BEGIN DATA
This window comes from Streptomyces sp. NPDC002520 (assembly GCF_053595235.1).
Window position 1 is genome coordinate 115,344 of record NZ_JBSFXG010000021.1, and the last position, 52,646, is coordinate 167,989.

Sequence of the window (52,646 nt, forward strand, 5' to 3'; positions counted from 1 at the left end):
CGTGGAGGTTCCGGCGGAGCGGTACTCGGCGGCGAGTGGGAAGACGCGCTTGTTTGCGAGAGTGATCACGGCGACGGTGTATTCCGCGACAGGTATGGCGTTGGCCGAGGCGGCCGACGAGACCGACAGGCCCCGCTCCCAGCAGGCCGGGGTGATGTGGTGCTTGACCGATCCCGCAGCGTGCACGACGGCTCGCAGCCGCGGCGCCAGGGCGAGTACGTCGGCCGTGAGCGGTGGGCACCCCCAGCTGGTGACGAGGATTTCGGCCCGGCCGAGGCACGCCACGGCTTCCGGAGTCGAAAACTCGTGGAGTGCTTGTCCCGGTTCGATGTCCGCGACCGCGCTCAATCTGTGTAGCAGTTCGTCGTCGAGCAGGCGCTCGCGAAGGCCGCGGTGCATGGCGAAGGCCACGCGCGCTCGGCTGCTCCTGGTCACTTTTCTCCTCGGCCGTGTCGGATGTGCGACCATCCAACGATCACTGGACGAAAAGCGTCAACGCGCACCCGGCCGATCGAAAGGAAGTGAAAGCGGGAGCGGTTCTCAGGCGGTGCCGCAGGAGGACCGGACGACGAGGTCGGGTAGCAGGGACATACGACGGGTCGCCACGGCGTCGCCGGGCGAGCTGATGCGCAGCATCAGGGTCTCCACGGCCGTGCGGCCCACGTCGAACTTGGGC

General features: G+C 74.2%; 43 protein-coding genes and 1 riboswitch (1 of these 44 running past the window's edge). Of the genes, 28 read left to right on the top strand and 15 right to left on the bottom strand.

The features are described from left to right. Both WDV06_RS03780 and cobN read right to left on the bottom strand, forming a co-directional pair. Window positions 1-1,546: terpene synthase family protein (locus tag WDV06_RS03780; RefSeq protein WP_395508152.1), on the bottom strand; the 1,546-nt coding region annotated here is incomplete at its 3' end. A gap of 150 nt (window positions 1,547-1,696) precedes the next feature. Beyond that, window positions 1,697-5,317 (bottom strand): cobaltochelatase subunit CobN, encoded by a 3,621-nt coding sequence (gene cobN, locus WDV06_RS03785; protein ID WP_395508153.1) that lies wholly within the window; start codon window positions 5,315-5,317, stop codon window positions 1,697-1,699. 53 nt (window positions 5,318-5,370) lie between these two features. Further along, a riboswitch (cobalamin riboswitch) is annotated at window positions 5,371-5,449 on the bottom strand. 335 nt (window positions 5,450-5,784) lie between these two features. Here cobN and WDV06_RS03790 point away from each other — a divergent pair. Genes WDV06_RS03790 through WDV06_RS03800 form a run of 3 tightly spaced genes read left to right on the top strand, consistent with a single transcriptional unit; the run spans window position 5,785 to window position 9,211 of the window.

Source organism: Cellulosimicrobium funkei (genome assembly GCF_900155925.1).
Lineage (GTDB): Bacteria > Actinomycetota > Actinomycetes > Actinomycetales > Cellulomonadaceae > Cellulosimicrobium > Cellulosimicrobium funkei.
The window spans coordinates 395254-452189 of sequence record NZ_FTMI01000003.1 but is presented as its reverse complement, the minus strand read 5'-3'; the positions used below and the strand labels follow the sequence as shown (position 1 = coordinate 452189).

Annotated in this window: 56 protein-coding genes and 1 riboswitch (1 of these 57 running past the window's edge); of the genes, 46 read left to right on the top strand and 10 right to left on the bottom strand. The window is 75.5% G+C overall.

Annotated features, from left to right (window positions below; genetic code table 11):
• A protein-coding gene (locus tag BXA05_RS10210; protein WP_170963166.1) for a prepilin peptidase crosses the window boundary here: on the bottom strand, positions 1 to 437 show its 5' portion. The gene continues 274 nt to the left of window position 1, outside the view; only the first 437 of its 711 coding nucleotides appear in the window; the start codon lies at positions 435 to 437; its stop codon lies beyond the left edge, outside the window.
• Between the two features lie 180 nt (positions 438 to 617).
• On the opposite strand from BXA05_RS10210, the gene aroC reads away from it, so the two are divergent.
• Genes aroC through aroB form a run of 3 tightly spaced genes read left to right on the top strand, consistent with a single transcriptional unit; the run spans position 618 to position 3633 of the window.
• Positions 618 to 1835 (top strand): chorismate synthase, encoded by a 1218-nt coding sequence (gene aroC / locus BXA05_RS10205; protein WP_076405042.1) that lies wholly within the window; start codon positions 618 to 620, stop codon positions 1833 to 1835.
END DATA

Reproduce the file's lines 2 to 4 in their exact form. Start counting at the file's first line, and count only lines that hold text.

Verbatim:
Window position 1 is genome coordinate 115,344 of record NZ_JBSFXG010000021.1, and the last position, 52,646, is coordinate 167,989.

Sequence of the window (52,646 nt, forward strand, 5' to 3'; positions counted from 1 at the left end):
CGTGGAGGTTCCGGCGGAGCGGTACTCGGCGGCGAGTGGGAAGACGCGCTTGTTTGCGAGAGTGATCACGGCGACGGTGTATTCCGCGACAGGTATGGCGTTGGCCGAGGCGGCCGACGAGACCGACAGGCCCCGCTCCCAGCAGGCCGGGGTGATGTGGTGCTTGACCGATCCCGCAGCGTGCACGACGGCTCGCAGCCGCGGCGCCAGGGCGAGTACGTCGGCCGTGAGCGGTGGGCACCCCCAGCTGGTGACGAGGATTTCGGCCCGGCCGAGGCACGCCACGGCTTCCGGAGTCGAAAACTCGTGGAGTGCTTGTCCCGGTTCGATGTCCGCGACCGCGCTCAATCTGTGTAGCAGTTCGTCGTCGAGCAGGCGCTCGCGAAGGCCGCGGTGCATGGCGAAGGCCACGCGCGCTCGGCTGCTCCTGGTCACTTTTCTCCTCGGCCGTGTCGGATGTGCGACCATCCAACGATCACTGGACGAAAAGCGTCAACGCGCACCCGGCCGATCGAAAGGAAGTGAAAGCGGGAGCGGTTCTCAGGCGGTGCCGCAGGAGGACCGGACGACGAGGTCGGGTAGCAGGGACATACGACGGGTCGCCACGGCGTCGCCGGGCGAGCTGATGCGCAGCATCAGGGTCTCCACGGCCGTGCGGCCCACGTCGAACTTGGGC